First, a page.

Smoking wasn’t the only thing that put Grimmond at risk for heart problems. He lost his father at age two, the result, he was told, of an aneurysm related to high blood pressure. His brother, who lives in Florida, has had two arterial stents implanted, the second, incredibly, just a day before Tom’s own procedure.
As Carlyle noted, the strongest predictor of premature cardiac disease is family history. Grimmond can’t do anything about that, which is what makes his choice to quit smoking so important.
“Without family history, tobacco is the largest predisposing factor of cardiac disease for him,” she said. She noted that smoking causes inflammation that increases the risk of a plaque rupturing. “Quitting is the best thing that patients can do for themselves.”
His brush with death sharpened Grimmond’s appreciation of what he might have lost. He and Stephanie have been together since he moved to Colorado from Florida in 1997 as one stop in a long career in the restaurant business. They have two sons: Connor, 19, and Cameron, 17, who has graduated from high school. They loomed large in his mind while he recovered in the ICU.
“That’s what hit me a lot when I was in the hospital,” Grimmond said. “It wouldn’t take anything to make my eyes water. If I wouldn’t have made it off the [operating] table, I wouldn’t have seen my son graduate. I’d have missed just BS-ing with my kids and my wife.”
He’d also have missed the crazy world of working, managing and – most of all – cooking in restaurants. He started with a routine fast-food job at 16, just to earn some pocket money. An Achilles tendon injury ended his two-year stint in the Marines, after which he got a job at a restaurant where he’d previously worked. That launched a series of positions at eateries in Florida and Colorado, including TGI Fridays, Carrabba’s Italian Grill, Cheesecake Factory, Buca di Beppo, and many more. He also squeezed in a year at a culinary school.
The common denominator was cooking. “I’m a jack-of-all-trades, but my heart was always in the kitchen, playing with food,” Grimmond said.
Now that he’s fully vegan, a big source of satisfaction is taking recipes for crowd-pleasers like traditional comfort food and writing meatless alternatives that people will still find satisfying. He’ll soon start a new position as executive chef with a brewery/restaurant in Longmont, but he said a future goal is opening a specialty grocery store featuring plant-based items.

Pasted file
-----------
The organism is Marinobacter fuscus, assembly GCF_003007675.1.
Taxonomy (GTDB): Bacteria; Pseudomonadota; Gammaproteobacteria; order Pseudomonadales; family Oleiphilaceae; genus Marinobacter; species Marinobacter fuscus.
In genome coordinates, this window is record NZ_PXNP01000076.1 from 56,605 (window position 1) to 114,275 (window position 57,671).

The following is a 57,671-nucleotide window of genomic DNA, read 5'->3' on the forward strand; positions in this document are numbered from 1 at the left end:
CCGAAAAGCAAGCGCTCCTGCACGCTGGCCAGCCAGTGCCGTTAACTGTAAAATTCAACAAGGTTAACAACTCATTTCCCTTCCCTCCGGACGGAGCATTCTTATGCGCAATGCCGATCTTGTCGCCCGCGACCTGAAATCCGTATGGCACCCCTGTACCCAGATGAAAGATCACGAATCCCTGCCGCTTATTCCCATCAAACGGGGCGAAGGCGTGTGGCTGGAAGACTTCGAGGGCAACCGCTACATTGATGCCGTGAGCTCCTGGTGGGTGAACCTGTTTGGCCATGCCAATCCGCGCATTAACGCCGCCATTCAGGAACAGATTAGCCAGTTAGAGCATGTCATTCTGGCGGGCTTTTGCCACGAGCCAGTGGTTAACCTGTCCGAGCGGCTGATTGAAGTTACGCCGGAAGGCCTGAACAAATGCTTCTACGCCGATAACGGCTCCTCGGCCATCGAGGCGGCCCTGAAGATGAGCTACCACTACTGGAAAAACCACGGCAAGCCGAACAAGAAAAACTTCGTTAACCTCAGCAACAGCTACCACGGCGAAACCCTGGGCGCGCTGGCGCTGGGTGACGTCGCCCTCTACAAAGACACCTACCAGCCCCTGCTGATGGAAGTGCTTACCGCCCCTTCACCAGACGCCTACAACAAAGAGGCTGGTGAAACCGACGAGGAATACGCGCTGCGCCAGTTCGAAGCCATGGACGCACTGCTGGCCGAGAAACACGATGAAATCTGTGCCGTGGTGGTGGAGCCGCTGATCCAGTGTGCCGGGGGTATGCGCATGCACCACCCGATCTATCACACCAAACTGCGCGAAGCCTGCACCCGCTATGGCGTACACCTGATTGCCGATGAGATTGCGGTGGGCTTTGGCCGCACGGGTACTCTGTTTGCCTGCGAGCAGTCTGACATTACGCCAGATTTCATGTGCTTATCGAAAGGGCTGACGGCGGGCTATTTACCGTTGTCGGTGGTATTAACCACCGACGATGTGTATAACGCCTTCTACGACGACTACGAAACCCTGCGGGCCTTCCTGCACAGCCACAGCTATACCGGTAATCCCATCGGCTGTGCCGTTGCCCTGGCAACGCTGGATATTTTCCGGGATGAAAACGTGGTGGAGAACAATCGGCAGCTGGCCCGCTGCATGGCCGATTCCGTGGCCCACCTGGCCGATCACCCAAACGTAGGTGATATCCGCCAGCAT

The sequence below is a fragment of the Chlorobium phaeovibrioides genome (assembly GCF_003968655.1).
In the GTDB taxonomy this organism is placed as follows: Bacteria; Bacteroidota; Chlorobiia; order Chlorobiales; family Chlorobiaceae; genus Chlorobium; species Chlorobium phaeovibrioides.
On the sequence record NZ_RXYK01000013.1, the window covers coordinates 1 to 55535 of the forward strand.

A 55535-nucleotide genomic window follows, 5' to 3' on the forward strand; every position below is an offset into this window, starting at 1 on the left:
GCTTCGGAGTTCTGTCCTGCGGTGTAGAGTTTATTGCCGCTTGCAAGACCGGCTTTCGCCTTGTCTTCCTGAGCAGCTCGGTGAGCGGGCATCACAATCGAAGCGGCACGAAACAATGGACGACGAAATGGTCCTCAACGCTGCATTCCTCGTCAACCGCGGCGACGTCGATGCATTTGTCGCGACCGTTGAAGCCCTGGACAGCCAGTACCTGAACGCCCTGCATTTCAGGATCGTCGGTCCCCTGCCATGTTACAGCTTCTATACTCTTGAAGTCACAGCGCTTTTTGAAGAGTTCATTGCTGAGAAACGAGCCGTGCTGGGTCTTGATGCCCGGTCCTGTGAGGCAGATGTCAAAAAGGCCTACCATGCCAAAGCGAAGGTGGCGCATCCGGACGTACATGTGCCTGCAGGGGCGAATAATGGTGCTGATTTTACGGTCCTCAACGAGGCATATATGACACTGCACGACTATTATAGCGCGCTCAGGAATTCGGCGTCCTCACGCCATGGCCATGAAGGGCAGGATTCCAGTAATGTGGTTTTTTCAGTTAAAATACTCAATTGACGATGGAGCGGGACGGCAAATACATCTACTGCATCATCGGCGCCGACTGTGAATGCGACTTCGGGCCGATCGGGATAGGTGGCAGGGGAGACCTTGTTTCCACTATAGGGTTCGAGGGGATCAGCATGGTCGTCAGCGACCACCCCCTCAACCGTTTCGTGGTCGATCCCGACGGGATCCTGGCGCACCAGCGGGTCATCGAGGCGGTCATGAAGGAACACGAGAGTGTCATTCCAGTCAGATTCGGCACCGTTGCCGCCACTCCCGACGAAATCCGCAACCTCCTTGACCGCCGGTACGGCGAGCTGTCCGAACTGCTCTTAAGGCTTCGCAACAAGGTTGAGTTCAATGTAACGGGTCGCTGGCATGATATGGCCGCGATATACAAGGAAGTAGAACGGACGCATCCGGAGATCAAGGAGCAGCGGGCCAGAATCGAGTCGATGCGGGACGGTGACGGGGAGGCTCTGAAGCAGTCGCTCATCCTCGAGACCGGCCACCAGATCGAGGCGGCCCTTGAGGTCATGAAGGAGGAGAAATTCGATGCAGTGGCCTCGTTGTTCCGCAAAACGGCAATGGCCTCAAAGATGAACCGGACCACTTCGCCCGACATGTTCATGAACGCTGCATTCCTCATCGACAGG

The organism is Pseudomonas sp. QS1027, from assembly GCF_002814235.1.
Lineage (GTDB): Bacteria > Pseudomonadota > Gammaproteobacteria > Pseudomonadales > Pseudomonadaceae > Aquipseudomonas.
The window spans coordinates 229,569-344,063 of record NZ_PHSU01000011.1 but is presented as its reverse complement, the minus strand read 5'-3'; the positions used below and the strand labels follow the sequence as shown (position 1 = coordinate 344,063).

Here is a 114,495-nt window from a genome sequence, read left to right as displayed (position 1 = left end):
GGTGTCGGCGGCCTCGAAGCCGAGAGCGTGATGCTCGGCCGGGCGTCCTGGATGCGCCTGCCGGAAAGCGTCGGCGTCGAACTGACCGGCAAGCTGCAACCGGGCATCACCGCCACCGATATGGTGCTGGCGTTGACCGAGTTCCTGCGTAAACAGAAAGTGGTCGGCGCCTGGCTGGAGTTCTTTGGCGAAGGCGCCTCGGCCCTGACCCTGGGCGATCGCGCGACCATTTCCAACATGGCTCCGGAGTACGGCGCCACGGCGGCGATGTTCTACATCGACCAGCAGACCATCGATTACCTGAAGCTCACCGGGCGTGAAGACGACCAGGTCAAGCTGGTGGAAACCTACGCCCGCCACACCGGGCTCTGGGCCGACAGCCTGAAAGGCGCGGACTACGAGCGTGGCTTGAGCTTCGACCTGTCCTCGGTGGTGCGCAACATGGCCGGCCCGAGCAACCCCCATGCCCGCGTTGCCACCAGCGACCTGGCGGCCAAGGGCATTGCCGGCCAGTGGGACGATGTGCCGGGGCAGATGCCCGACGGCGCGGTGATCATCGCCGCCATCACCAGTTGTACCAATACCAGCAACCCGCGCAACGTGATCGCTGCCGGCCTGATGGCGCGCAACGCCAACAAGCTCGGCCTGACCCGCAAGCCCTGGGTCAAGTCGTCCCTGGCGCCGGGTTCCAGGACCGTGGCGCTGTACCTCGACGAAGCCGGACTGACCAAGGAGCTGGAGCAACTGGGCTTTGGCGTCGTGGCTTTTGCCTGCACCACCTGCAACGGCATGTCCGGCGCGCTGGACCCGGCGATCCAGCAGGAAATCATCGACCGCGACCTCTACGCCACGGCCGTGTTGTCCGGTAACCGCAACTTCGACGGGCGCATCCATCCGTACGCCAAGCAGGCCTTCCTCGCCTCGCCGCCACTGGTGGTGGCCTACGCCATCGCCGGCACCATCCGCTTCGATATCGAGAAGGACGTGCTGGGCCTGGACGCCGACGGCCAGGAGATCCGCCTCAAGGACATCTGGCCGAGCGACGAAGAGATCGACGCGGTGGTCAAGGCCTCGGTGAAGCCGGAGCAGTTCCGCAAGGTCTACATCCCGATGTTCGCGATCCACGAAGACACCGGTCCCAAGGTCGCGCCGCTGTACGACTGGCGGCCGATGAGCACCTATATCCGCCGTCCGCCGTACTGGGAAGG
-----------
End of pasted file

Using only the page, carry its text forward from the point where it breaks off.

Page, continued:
Despite his love for the business – “you never have the same day twice” – Grimmond acknowledges that years of 12- and 14-hour days took a physical toll. “You’re always on your feet,” he said. Looking back, he remembers moments of shortness of breath and fatigue and wanting to go to sleep. He’d find himself smoking more and not exercising because of the demands of work.
“Little by little I stopped doing the things that I needed to do and it caught up with me,” he said.
He’s grateful to the hospital for giving him the chance to get back on track. He recalled, for example, getting a surprise visit in the ICU the day after his procedure from two ER staffers who had been part of the team helping him and wanted to check to see how he was.
“Usually after you’ve been there, they walk away and nobody bothers to talk to you again,” Grimmond said. “But that was how pretty much everybody treated us.” Simple expressions of concern – offering Stephanie and the kids a cup of coffee or a blanket, for example – were the rule.
“I’d send everybody there,” he said. “It’s not just a job to them. I’ve been in and out of hospitals all over the United States, and besides my sister, who is a nurse, I haven’t seen people like this before. Dr. Carlyle is phenomenal, not just because she saved my life. She gets on the same level and talks to you as a person, not as someone who is another notch in her belt.”
For her part, Carlyle emphasizes how important it is for Grimmond to adhere to his regimen of medication, exercise, healthy diet and abstinence from tobacco. With those things taken care of, his prognosis is excellent, and he’s ready to write the next chapters of his life.
“He is a guy who will determine his own destiny,” Carlyle said.